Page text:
NEW YORK (TheStreet) -- There is no question that a well-chosen selection of dividend-paying stocks can be an asset to any portfolio. However, not all dividend-paying stock are the same.
In some cases, corporations that have some kind of difficulty will hike the stock dividend in order to attract yield-hungry investors. It's important to keep in mind that while a strong dividend can signal good things about a company, an exceptionally high yield may signal the opposite.
For instance, the highest dividend yield in the Dow Jones Industrial Average (^DJI) is approximately 5%. While there's no hard and fast cut-off for yields that might be too high, keep in mind that having a dividend yield north of 10% is higher than what investors can earn on most junk bonds.
Don't let a high dividend lead you to neglect doing the basic fundamental research on a stock. In particular, you need to look for cash and growth.
Dividends are paid out of cash. If the company lacks cash, it will have to fund the dividend either through debt or selling stock, neither of which is sustainable.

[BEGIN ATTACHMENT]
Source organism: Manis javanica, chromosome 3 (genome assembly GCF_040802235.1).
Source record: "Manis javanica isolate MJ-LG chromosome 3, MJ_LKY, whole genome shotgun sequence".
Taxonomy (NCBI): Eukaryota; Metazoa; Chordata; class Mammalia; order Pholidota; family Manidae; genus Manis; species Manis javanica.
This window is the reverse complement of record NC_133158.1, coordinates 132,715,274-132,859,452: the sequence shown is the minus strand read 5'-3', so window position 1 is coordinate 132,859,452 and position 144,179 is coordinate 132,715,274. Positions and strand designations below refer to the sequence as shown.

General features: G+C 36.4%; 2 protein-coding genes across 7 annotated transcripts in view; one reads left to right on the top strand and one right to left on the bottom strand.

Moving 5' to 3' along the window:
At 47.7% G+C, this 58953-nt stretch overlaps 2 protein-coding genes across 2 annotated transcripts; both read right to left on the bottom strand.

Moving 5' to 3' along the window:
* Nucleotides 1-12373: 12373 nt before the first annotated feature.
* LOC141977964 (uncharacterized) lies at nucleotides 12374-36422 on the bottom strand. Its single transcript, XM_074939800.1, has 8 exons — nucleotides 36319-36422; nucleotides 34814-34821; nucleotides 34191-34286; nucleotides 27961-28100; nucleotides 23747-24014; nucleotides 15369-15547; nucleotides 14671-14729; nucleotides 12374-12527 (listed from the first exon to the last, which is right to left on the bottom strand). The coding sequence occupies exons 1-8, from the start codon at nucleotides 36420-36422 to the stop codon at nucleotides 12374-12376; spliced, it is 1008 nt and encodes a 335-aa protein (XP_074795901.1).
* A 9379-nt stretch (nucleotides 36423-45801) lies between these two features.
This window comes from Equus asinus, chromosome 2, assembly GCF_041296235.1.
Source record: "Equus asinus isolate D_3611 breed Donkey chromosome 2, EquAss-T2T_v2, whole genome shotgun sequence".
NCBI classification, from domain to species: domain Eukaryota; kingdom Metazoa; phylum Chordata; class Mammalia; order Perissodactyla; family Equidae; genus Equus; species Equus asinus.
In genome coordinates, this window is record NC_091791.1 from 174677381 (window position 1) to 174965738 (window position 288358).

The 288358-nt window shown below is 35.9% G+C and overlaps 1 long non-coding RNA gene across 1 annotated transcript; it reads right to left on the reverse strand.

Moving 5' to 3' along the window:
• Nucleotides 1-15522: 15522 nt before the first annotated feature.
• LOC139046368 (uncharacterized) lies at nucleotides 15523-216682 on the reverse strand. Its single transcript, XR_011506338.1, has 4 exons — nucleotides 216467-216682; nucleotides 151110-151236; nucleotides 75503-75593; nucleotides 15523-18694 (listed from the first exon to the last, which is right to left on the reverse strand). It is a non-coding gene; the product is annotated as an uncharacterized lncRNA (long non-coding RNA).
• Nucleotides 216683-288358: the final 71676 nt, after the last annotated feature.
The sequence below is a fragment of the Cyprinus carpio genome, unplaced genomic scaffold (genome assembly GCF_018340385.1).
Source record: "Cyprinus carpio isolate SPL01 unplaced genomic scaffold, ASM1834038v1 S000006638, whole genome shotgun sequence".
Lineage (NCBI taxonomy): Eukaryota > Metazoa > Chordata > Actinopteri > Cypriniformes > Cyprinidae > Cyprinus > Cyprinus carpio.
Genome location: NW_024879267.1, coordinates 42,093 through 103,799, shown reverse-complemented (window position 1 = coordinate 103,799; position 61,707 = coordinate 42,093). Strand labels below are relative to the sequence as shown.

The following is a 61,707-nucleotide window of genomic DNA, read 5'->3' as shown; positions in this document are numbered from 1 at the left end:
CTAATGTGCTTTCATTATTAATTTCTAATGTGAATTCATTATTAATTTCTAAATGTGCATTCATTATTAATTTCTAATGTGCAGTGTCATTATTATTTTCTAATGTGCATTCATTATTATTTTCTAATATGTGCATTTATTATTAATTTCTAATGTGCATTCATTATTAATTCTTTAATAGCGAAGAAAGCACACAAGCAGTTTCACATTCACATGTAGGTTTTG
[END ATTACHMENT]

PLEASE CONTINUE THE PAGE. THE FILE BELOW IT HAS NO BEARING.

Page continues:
Before you buy into a company, examine how it has been funding its dividends. Look for any threats to the cash supply, such as high debt or factors that restrict its use of cash. (For example, a large portion of a company's cash might be in tax havens and not available without triggering large taxes.) You can do your own calculations or rely on analysts' consensus.
Dividends are typically paid from cash, and cash comes from earnings. Future earnings will be tied to growth.
Any threat to earnings and growth, therefore, could be a harbinger of a future dividend cut.